- The Washington Times - Thursday, February 24, 2005

PARIS — At a time when ordinary French men and women are facing a dearth of affordable housing, Herve Gaymard had a very sweet deal indeed.

Until last week, France’s 44-year-old finance minister and his extensive family and servants luxuriated in a 6,500-square-foot duplex in downtown Paris — roughly 12 times the size of apartments rented by many city couples.

The $18,500 monthly rent was paid by French taxpayers.

Today, Mr. Gaymard is camping out in a studio at his Left Bank Finance Ministry and battling calls for his resignation as the center-right government of Prime Minister Jean-Pierre Raffarin seeks to defuse a growing political scandal.

Things took a turn for the worse yesterday, when Paris Match magazine published an interview with Mr. Gaymard.

“Obviously, if I wasn’t the son of a cobbler and shoe salesman, if I was a big bourgeois, I wouldn’t have a housing problem,” he is quoted as telling Paris Match. “I would be the owner of my own apartment, and there wouldn’t have been this whole affair.”

Mr. Gaymard’s statements contradict a report published the day before by the French investigative weekly Le Canard Enchaine. Le Canard said Mr. Gaymard owned a large and luxurious apartment in Paris, which he was renting out for more than $3,000 a month.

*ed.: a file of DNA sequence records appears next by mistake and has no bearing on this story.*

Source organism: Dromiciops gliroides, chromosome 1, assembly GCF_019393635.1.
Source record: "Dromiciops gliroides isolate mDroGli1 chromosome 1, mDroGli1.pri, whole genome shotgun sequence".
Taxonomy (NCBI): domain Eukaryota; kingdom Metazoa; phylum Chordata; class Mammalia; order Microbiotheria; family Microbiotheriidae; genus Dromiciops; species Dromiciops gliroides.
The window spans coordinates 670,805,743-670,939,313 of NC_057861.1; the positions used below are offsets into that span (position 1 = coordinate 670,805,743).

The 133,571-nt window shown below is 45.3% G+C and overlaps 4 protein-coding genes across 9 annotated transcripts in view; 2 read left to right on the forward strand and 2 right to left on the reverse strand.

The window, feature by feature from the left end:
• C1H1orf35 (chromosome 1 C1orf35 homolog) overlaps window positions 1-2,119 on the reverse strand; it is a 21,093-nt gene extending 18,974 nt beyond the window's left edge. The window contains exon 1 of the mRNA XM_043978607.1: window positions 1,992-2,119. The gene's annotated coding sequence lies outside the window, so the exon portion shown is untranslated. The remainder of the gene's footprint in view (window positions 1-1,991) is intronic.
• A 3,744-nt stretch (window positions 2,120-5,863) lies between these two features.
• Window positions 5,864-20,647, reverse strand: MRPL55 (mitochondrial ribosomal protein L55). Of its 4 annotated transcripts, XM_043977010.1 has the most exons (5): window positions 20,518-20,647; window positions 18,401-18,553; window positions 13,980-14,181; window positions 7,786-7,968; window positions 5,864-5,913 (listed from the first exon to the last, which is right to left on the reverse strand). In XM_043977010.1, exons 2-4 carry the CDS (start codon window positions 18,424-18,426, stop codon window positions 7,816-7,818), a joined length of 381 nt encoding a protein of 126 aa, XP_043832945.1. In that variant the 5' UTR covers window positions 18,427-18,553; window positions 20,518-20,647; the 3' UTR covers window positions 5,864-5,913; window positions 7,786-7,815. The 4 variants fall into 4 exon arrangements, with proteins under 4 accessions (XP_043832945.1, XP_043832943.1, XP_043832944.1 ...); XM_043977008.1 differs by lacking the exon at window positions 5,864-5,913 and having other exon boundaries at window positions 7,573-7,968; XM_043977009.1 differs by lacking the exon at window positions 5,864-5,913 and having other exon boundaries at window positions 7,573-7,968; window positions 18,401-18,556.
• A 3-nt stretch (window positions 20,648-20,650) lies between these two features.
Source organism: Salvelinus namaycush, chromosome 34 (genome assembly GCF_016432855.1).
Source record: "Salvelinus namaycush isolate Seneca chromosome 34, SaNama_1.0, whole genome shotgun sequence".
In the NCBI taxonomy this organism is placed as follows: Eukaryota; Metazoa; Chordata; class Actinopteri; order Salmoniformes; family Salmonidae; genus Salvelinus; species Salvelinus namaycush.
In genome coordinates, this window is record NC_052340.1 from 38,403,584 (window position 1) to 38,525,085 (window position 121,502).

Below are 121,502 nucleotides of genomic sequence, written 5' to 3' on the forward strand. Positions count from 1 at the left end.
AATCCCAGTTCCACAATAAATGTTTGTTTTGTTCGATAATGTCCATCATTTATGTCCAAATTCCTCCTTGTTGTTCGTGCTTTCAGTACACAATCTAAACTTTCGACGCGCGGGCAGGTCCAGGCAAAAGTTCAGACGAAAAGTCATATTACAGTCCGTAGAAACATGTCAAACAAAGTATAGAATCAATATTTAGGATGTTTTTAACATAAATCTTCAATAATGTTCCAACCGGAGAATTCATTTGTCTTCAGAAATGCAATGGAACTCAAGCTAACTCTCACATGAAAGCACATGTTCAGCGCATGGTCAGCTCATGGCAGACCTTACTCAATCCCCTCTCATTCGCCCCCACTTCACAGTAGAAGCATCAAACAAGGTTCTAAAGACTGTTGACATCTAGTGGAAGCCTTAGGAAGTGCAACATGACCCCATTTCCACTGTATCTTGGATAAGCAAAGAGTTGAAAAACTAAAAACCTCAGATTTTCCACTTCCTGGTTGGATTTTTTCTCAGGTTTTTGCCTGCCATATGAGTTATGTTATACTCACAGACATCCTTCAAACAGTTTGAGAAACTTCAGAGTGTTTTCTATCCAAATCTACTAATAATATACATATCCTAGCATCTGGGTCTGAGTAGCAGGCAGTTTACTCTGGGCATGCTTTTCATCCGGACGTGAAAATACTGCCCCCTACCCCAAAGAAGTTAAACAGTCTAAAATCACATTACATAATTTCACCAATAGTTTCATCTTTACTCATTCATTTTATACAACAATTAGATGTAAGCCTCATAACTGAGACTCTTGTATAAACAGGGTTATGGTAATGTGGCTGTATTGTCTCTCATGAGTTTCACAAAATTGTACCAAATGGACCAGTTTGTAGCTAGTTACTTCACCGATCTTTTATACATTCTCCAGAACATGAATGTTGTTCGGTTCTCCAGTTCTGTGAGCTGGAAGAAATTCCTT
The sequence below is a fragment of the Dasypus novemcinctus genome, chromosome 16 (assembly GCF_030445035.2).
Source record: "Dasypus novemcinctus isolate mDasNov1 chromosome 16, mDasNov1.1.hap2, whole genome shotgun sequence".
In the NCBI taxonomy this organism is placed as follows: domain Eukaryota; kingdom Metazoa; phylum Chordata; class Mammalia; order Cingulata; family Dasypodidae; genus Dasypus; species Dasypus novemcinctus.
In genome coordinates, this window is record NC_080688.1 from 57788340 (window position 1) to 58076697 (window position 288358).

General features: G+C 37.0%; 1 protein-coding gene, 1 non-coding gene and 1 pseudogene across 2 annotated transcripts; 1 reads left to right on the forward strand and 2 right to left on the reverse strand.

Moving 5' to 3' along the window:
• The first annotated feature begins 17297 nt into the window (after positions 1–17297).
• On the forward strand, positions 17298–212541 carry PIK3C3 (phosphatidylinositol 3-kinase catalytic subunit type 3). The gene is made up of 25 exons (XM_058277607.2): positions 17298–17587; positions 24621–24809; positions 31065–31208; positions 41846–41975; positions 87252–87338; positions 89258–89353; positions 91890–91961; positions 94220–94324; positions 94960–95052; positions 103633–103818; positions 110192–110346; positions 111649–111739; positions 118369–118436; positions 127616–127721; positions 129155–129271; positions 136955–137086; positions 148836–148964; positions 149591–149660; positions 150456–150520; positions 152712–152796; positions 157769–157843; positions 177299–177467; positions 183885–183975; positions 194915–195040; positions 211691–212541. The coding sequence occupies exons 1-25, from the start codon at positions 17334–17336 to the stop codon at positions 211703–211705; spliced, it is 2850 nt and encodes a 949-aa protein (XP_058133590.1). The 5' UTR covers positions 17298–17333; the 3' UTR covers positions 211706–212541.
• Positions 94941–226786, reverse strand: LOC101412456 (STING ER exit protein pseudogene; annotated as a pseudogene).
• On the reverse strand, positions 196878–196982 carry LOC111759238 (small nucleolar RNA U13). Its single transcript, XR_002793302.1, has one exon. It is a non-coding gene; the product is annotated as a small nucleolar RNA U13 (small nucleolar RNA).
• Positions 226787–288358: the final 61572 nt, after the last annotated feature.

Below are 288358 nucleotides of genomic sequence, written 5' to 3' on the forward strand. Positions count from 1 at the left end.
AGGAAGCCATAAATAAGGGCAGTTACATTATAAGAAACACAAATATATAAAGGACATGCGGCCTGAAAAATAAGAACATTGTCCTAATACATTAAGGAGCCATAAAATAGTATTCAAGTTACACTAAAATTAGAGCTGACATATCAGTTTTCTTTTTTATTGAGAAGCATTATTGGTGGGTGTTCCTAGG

“Either he explains this affair, or he leaves,” Socialist Party Deputy Arnaud Montebourg told France Info radio yesterday, in one of many calls for Mr. Gaymard’s carefully coiffed head. “And the better option is that he goes.”

Mr. Gaymard’s housing perks were hardly the subject of French dinnertime debate until last week, when Le Canard first reported on them.

But they since have become front-page news and a major headache for the unpopular Mr. Raffarin, who is fighting to keep his job.

Mr. Raffarin has refused to fire his finance minister, apparently in the hopes that the controversy will die down. But he also has limited the size of apartments that ministers can use at the state’s expense.

And in an interview in France’s conservative Le Figaro newspaper yesterday, Mr. Gaymard defended his actions and described himself as “clean as a new penny.”

“They can’t pin me like a butterfly,” he said.

Indeed, his supporters say, Mr. Gaymard has done nothing illegal by accepting a perk offered by the French government. He also has vowed to pay back about $42,000 in repairs made to his government apartment.

Nonetheless, there are signs that the conservatives’ ranks are crumbling.

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